Nicodemus’ progression of faith (John 3:1-21) encourages me because not only does he ask Jesus tough questions, but Jesus gives him the deep answers a man like Nicodemus needed. Interesting, too, that the most well-known Bible verse (John 3:16) was spoken to Nicodemus.

In a lot of ways, Nicodemus had the most to lose/give up of all the men in the Gospels. At least, in the eyes of men. He was affluent. He had status. He was a learned religious leader.

Nicodemus is relatable for many people today struggling with their faith. Money, position, and respect keep them from selling out fully to the Gospel truth that calls them, the same struggle we see within Nicodemus.


Nicodemus can also be an inspiration for these same people because even though he was a Pharisee and member of the Sanhedrin, he advocates for Jesus (John 7:45-52). Later, he takes his faith a step further by burying Jesus, along with Joseph of Arimathea who is also a member of the Sanhedrin. This was a somewhat public declaration in that they needed the Roman governor Pilate’s permission to take down and bury Jesus.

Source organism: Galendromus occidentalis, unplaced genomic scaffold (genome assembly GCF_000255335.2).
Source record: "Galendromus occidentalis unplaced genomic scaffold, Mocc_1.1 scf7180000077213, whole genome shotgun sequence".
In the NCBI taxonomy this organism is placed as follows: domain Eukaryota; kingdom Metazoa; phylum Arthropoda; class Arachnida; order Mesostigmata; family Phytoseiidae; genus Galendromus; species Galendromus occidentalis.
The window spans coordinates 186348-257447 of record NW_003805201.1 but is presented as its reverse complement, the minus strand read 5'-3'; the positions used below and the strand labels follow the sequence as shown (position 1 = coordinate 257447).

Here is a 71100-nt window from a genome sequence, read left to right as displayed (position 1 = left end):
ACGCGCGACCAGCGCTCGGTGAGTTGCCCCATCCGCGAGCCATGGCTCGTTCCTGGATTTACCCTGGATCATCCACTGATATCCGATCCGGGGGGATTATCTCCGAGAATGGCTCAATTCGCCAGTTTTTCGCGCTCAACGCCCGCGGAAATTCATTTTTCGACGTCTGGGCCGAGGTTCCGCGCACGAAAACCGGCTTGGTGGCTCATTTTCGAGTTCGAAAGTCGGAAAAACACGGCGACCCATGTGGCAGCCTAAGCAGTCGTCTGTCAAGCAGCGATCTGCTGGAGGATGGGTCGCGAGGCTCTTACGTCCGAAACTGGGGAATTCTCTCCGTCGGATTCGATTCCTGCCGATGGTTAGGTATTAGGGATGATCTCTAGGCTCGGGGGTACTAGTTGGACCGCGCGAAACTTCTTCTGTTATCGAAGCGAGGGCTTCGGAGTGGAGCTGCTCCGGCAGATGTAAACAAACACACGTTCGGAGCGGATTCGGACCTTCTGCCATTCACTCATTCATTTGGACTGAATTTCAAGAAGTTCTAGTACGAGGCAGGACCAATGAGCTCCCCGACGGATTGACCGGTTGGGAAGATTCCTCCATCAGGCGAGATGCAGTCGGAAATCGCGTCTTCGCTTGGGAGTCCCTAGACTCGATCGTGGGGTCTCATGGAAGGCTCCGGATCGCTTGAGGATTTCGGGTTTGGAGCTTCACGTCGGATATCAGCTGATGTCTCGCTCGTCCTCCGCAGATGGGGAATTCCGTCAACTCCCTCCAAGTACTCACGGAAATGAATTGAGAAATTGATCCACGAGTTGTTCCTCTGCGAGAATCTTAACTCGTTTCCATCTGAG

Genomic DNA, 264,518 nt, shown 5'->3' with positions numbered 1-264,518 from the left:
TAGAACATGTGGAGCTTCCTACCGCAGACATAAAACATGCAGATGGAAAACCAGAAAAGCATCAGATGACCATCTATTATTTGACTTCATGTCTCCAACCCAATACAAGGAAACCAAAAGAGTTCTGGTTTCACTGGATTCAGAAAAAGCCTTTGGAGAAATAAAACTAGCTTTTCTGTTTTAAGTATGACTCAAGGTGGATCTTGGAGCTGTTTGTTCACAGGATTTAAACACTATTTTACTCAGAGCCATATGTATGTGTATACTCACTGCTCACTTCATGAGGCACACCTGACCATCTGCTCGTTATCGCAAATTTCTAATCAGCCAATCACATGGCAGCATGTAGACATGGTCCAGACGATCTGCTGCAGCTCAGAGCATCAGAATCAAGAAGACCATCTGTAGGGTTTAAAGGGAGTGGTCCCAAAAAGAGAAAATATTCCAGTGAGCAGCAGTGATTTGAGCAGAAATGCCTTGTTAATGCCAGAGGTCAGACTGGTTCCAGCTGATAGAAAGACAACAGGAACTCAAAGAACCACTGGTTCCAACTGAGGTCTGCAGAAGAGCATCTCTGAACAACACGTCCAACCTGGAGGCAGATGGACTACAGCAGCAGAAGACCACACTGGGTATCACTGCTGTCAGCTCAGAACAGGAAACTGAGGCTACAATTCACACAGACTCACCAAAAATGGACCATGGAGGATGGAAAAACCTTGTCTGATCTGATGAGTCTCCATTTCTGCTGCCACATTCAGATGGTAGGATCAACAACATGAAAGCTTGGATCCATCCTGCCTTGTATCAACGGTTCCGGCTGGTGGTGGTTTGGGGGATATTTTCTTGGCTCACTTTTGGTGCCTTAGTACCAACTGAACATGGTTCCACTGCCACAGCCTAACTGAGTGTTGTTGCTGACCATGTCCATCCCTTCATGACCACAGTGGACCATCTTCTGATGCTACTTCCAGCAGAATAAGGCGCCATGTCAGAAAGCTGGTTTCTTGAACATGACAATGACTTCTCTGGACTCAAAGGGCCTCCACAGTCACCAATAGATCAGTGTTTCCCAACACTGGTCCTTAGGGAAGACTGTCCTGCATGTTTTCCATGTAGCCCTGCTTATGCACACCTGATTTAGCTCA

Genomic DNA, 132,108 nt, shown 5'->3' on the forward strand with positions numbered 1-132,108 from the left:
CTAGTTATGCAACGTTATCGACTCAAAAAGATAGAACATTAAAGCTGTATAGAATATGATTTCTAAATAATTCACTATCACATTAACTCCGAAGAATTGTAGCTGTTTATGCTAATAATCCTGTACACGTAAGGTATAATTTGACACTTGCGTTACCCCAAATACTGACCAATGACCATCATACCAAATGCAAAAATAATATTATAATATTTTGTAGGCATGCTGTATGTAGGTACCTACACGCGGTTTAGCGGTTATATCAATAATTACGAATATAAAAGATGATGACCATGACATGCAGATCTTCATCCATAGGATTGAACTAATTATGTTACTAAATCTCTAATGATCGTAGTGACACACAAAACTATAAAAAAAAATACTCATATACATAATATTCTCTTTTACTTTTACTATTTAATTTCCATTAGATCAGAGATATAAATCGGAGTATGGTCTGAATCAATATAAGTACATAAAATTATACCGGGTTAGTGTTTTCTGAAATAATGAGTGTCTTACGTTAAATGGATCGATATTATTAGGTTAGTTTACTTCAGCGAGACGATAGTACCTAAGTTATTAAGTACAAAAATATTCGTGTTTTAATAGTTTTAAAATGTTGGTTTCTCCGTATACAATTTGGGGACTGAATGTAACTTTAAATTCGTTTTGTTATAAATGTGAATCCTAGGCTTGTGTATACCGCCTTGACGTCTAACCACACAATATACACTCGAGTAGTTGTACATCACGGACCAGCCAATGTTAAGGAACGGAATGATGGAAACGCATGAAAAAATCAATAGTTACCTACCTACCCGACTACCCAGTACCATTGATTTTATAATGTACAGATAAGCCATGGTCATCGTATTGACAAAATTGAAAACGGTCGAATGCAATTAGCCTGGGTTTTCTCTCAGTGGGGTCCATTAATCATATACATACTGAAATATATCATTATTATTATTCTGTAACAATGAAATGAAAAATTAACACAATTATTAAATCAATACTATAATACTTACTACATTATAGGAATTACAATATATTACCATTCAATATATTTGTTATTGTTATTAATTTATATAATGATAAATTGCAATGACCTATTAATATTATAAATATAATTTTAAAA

We know that Joseph was a secret follower of Jesus, and Nicodemus’ words and actions seem to indicate he was as well. Both are inspiring in that they pushed through their culture and their peers to do what they could for Jesus. As a result, they were part of fulfilling prophecy (Isaiah 53:9).


As I imagine Nicodemus’ struggle and his progression of faith, I am encouraged and inspired because I, too, struggle in progressing with my faith. I, too, worry too much about what my peers think and about what I might have to give up to follow Jesus.

Nicodemus’ example helps me to continue making progress toward perfection. It encourages me to keep asking God tough questions, and it makes me more determined to be brave to live for him in my actions regardless of what others say or do.